I've been reading a book by Ernst Robert Curtius, a 20th. cent. German philologist, and sources online suggest that Curtius is pronounced as "Court-zi-us." I'm wondering where that "z/s" sound after the "t" comes from, and why it's pronounced like that rather than "Court-ius"?



4 Answers 4


The same pronunciation also applies to the chemist Curtius and all others with the same surname.

In words of Latin origin that end in -tium, -tius, -tion, -tial, -tiell and others with the general pattern of ti + vowel, the t underwent softening in various degrees in different European languages. In English in a word such as nation, the ti is effecticely pronounced as if it were a sh. In French, the t turns into an /s/ sound so the result is something like [nasjõ]. In German, instead of turning into a full fricative like in English or French the resulting sound is an affricate /ts/.

In writing, the /ts/ sound is generally represented by the letter z in German. (The sound commonly represented by the letter z in English, /z/, is represented by a single s in German – but not all dialects use it.) So to a German, instead of saying ‘an s has been added’ the typical thought process would be ‘t turned into z’ – or possibly, since tz is another possible spelling for the /ts/ sound, ‘a z was added’.

In the 1996 spelling reform, this pronunciation was reflected in the spelling of a couple of words such as Potenzial which may now be spelt with z instead of t.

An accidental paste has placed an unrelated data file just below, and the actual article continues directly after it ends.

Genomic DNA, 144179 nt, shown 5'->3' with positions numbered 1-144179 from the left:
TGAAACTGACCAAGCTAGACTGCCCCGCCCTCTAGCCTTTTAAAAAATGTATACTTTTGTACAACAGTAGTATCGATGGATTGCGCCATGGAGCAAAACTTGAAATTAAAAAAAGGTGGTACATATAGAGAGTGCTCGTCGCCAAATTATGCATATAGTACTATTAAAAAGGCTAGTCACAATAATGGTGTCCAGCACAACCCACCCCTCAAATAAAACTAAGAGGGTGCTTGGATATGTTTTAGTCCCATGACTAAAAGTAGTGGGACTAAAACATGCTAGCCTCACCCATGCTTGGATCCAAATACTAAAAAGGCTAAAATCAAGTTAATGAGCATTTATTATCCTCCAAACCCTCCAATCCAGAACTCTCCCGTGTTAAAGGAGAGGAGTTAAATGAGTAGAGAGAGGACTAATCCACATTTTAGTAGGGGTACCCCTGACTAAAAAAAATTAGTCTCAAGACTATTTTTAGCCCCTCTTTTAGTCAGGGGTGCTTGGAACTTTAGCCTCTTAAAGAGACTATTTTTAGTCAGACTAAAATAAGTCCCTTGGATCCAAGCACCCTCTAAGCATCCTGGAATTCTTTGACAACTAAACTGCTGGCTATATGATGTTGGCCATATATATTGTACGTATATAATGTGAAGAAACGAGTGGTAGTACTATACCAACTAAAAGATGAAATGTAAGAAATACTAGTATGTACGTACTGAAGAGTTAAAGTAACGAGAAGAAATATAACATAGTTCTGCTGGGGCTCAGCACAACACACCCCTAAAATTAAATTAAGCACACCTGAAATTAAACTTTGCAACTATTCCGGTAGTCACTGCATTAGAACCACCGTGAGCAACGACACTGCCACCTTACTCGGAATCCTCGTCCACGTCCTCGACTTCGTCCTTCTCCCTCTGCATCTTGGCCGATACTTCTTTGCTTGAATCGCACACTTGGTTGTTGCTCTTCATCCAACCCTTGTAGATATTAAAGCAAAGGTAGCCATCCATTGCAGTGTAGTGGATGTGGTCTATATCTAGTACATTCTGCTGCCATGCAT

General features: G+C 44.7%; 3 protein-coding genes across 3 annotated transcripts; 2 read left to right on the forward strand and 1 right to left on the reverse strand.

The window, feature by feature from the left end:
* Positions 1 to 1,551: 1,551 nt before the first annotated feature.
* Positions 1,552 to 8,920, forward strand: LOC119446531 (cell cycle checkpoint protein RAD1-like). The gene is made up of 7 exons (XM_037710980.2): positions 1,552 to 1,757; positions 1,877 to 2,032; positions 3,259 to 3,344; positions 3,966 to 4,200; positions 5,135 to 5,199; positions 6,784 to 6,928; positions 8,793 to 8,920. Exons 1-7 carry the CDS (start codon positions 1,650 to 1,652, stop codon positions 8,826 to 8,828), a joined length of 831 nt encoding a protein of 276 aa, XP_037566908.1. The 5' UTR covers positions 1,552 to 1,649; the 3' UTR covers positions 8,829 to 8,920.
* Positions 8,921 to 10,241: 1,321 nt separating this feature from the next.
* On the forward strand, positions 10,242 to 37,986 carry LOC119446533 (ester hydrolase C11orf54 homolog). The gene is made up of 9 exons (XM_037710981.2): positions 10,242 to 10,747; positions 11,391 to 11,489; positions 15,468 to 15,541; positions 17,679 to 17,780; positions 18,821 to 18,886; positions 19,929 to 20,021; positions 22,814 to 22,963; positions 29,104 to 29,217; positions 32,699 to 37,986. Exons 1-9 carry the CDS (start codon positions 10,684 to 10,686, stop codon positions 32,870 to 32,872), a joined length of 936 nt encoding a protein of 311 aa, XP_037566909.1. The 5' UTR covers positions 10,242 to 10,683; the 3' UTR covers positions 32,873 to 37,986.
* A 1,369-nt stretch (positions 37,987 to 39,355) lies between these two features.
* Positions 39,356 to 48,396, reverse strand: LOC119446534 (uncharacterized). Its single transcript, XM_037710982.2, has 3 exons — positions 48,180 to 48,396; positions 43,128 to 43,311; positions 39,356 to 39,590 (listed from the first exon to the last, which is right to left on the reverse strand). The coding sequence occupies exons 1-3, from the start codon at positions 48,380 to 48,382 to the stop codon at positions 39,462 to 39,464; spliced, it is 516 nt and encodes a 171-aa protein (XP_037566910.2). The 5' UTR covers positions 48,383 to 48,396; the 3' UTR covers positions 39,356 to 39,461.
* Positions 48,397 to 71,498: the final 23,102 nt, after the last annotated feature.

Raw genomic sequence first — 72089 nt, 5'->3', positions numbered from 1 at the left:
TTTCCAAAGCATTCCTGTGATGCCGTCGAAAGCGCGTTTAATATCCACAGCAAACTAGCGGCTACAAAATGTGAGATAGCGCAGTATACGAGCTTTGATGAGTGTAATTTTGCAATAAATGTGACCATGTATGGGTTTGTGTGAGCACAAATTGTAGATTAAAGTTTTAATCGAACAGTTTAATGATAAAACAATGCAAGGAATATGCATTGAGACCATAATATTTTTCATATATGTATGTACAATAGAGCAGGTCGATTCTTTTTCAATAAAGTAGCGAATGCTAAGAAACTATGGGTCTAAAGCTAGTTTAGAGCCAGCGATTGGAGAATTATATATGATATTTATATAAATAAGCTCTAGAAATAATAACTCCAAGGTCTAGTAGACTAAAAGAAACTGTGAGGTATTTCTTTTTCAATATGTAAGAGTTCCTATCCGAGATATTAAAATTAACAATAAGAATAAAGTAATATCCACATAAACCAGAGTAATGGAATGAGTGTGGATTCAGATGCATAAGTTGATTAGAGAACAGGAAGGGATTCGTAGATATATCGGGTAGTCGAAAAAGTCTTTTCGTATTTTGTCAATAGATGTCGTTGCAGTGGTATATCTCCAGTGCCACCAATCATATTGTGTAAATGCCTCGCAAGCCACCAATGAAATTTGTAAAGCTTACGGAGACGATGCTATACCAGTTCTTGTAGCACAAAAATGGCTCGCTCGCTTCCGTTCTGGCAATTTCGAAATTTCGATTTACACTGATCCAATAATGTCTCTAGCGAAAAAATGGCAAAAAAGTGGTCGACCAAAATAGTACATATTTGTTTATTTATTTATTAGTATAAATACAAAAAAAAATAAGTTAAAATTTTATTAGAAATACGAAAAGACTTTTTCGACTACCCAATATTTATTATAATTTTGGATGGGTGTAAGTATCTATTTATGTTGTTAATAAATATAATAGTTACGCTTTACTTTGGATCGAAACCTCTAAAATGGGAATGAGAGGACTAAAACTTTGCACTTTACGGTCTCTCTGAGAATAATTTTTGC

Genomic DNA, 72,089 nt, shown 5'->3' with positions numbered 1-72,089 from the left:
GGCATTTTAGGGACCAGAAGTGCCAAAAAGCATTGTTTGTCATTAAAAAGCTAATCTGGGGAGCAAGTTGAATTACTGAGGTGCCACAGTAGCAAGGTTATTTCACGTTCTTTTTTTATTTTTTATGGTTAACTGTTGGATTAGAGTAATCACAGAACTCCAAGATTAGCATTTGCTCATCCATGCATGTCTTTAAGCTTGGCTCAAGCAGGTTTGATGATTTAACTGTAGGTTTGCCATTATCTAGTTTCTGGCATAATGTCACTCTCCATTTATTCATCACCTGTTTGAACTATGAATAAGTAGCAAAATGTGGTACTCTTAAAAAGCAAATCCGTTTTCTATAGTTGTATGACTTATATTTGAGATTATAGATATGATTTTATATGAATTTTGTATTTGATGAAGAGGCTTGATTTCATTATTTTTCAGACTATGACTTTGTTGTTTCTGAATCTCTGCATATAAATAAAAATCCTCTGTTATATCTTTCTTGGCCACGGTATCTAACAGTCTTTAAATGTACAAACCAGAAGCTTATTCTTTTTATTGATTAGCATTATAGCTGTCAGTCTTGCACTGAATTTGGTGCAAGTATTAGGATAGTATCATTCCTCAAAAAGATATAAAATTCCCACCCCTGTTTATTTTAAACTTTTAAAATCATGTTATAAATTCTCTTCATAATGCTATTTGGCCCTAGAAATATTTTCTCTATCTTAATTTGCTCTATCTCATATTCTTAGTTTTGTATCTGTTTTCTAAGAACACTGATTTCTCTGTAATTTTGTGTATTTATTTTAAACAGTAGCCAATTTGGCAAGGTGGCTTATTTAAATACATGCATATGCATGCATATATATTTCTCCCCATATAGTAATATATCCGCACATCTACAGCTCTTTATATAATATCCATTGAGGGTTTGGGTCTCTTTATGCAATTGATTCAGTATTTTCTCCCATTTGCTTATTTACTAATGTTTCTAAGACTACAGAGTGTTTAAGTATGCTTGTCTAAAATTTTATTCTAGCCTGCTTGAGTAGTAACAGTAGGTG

The name is pronounced like the word short "kurz", so the name is pronounced as [kʊʁt͡sius]. Here is an audio sample. https://en.wiktionary.org/wiki/kurz#Pronunciation_2

The phenomenon responsible is called yod-coalescense. https://en.wikipedia.org/wiki/Phonological_history_of_English_consonant_clusters#Yod-coalescence here English examples, the only difference being that in German, t before i is pronounced like "ts".


In words of Latin origin, ti followed by another vowel is pronounced [tsi] as it was in post-classical Latin. Compare:



This is the way the combination ...ti*(other vowel)*... is pronounced in German. In this combination the "t" is pronounced as if it was a "z". There are a few words with this combination where the spelling was changed in the spelling reform from 1996, e.g. Potential became Potenzial, making the spelling matching the pronounciation, but many others are still written with "ti".
The question, why it is pronounciated like this is as useful or useless as to ask why in English the "ti" is pronounced like "sh", e.g. you write nation but pronounce it like *naysh'n".

  • They come from English backgroudn with "z as in pulveriZe". So your post is somewhat misleading, I think.
    – Dan
    Oct 11, 2019 at 14:28

Your Answer

By clicking “Post Your Answer”, you agree to our terms of service and acknowledge you have read our privacy policy.

Not the answer you're looking for? Browse other questions tagged or ask your own question.